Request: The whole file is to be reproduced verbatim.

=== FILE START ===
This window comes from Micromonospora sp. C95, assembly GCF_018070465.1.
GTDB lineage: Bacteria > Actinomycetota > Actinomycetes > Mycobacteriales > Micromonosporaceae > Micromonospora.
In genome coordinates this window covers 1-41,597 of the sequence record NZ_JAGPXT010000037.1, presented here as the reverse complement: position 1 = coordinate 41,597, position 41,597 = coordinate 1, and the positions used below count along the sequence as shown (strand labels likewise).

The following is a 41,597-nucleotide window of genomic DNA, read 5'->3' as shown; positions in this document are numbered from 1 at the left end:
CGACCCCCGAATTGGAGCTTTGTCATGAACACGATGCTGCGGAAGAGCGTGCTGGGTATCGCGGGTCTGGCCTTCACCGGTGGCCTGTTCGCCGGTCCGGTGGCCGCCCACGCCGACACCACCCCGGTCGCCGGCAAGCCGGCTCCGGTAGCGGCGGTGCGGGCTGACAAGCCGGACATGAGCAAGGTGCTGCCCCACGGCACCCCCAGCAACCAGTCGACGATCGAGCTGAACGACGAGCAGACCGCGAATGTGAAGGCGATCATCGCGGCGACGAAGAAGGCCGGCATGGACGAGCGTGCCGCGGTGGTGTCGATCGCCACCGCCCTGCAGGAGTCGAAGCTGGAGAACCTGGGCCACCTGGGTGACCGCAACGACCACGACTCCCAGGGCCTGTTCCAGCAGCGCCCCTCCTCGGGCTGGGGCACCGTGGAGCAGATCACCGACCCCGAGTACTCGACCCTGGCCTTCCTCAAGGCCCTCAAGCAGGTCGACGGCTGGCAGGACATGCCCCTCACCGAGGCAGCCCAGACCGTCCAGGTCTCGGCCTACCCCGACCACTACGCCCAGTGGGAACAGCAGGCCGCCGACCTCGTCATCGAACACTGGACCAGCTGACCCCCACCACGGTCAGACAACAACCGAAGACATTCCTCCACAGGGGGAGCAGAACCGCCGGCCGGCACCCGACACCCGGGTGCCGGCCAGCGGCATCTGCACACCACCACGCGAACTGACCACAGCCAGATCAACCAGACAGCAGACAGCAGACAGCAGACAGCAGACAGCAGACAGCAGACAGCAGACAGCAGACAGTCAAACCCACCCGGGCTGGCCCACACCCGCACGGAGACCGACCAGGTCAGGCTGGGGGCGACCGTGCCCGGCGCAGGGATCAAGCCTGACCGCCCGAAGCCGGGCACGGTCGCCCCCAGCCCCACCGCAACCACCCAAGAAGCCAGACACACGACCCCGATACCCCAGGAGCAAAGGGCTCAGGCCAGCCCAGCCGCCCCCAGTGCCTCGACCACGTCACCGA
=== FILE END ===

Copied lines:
This window comes from Micromonospora sp. C95, assembly GCF_018070465.1.
GTDB lineage: Bacteria > Actinomycetota > Actinomycetes > Mycobacteriales > Micromonosporaceae > Micromonospora.
In genome coordinates this window covers 1-41,597 of the sequence record NZ_JAGPXT010000037.1, presented here as the reverse complement: position 1 = coordinate 41,597, position 41,597 = coordinate 1, and the positions used below count along the sequence as shown (strand labels likewise).

The following is a 41,597-nucleotide window of genomic DNA, read 5'->3' as shown; positions in this document are numbered from 1 at the left end:
CGACCCCCGAATTGGAGCTTTGTCATGAACACGATGCTGCGGAAGAGCGTGCTGGGTATCGCGGGTCTGGCCTTCACCGGTGGCCTGTTCGCCGGTCCGGTGGCCGCCCACGCCGACACCACCCCGGTCGCCGGCAAGCCGGCTCCGGTAGCGGCGGTGCGGGCTGACAAGCCGGACATGAGCAAGGTGCTGCCCCACGGCACCCCCAGCAACCAGTCGACGATCGAGCTGAACGACGAGCAGACCGCGAATGTGAAGGCGATCATCGCGGCGACGAAGAAGGCCGGCATGGACGAGCGTGCCGCGGTGGTGTCGATCGCCACCGCCCTGCAGGAGTCGAAGCTGGAGAACCTGGGCCACCTGGGTGACCGCAACGACCACGACTCCCAGGGCCTGTTCCAGCAGCGCCCCTCCTCGGGCTGGGGCACCGTGGAGCAGATCACCGACCCCGAGTACTCGACCCTGGCCTTCCTCAAGGCCCTCAAGCAGGTCGACGGCTGGCAGGACATGCCCCTCACCGAGGCAGCCCAGACCGTCCAGGTCTCGGCCTACCCCGACCACTACGCCCAGTGGGAACAGCAGGCCGCCGACCTCGTCATCGAACACTGGACCAGCTGACCCCCACCACGGTCAGACAACAACCGAAGACATTCCTCCACAGGGGGAGCAGAACCGCCGGCCGGCACCCGACACCCGGGTGCCGGCCAGCGGCATCTGCACACCACCACGCGAACTGACCACAGCCAGATCAACCAGACAGCAGACAGCAGACAGCAGACAGCAGACAGCAGACAGCAGACAGCAGACAGCAGACAGTCAAACCCACCCGGGCTGGCCCACACCCGCACGGAGACCGACCAGGTCAGGCTGGGGGCGACCGTGCCCGGCGCAGGGATCAAGCCTGACCGCCCGAAGCCGGGCACGGTCGCCCCCAGCCCCACCGCAACCACCCAAGAAGCCAGACACACGACCCCGATACCCCAGGAGCAAAGGGCTCAGGCCAGCCCAGCCGCCCCCAGTGCCTCGACCACGTCACCGA